Long Island Horticultural Society

What's Going on in the Garden

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May To Do List

  • To prevent them from wasting energy on producing seed, deadhead your spring bulbs after they are done blooming.

  • Fertilize your plants.

  • Deadhead pansies and primroses after they have finished flowering.

  • Stay ahead of your weeding chores: Once temperatures soar, weeds and/or invasive plants can quickly get ahead of you.

  • Turn over your compost pile, or, if it has already broken down, use that compost in the garden and start a new pile.

  • Begin hardening-off frost tender plants now including vegetables, herbs, perennial and annual flowers that have been started indoors.

 

Be on high alert for insect pests and diseases. These include, but are not limited to, aphids, asparagus beetles, cabbage worms, cutworms, scale, snails, slugs, leaf spot, mildew, and rust.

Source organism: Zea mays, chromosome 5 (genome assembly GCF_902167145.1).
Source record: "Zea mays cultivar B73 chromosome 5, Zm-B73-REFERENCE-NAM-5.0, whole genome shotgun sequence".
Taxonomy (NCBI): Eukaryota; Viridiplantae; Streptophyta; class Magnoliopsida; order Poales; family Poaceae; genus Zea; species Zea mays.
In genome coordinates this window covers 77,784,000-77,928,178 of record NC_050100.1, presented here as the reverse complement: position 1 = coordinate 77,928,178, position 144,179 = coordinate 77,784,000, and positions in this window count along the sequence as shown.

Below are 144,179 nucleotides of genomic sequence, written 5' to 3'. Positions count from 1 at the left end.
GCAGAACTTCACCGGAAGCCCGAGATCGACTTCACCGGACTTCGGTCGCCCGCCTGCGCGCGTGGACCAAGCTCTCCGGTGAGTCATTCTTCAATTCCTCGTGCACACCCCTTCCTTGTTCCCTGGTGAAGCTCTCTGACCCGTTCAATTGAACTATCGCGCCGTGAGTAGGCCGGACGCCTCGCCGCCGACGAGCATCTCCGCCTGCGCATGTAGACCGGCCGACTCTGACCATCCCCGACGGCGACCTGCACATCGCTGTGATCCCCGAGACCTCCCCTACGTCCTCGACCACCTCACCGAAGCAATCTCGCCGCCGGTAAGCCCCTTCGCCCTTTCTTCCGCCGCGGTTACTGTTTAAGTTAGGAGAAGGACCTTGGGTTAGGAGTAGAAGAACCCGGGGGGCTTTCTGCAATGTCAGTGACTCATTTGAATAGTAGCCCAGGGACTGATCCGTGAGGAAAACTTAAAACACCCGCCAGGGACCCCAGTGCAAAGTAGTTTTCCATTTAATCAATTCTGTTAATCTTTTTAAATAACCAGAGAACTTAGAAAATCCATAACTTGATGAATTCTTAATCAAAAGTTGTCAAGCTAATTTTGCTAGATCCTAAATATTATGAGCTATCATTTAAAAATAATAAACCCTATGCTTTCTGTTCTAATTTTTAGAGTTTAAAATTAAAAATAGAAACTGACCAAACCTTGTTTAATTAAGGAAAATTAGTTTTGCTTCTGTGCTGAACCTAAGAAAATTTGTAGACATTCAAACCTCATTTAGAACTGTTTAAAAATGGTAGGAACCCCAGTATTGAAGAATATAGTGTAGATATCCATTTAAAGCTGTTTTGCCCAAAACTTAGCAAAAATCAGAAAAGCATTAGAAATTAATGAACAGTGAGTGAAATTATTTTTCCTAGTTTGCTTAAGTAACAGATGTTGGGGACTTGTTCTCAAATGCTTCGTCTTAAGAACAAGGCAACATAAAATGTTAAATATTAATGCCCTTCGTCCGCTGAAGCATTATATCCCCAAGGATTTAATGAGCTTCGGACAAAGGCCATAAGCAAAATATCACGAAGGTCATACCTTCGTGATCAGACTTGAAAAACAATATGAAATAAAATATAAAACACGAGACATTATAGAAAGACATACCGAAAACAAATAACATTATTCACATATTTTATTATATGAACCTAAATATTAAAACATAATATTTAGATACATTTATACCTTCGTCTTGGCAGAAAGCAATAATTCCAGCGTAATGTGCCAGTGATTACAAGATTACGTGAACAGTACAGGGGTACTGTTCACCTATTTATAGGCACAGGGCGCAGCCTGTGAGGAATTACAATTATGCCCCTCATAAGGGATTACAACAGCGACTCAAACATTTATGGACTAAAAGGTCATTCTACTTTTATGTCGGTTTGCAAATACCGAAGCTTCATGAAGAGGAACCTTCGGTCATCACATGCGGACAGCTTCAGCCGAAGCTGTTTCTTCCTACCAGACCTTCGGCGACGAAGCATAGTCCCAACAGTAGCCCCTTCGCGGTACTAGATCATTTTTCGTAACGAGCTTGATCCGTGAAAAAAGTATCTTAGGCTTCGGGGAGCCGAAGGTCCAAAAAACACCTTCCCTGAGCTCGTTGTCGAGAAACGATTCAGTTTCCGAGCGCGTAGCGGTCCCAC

Squash vine borer adults are 1 inch long, orange and green day-flying moths that are emerging from the soil now. They lay brown, button-shaped, 1/16 inch eggs at the base of the vines of summer and winter squashes. Examine stems daily and remove eggs by hand to prevent burrowing of larvae as they hatch. Wrap lower 6 –12 inches of stem with aluminum foil or floating row cover to prevent egg laying.

Newly transplanted vegetable plants should be protected from cutworms with collars. Cut strips of cardboard two inches wide by eight inches long, staple them into circles and place them around the plants. Press the collar about one inch into the soil. These collars will fence out the cutworms and protect the stems of the vegetable plants.

Continue harvesting cool-season crops like asparagus, peas, and leafy crops. Keep an eye out for pest such as groundhogs and rabbits so that they do not get to your harvest before you do.

  • Plant asparagus if you do not already have some. (Late May into June)

  • Plant members of the nightshade family.(Tomatoes, Potatoes, Eggplant)

  • By the end of this month, it should be safe to plant almost everything outdoors -tender annual flowers like impatiens as well as tomatoes, peppers, and eggplants. Houseplants, too, can be moved to a shady spot in the yard for their summer vacations.

  • Finish sowing seed for annuals.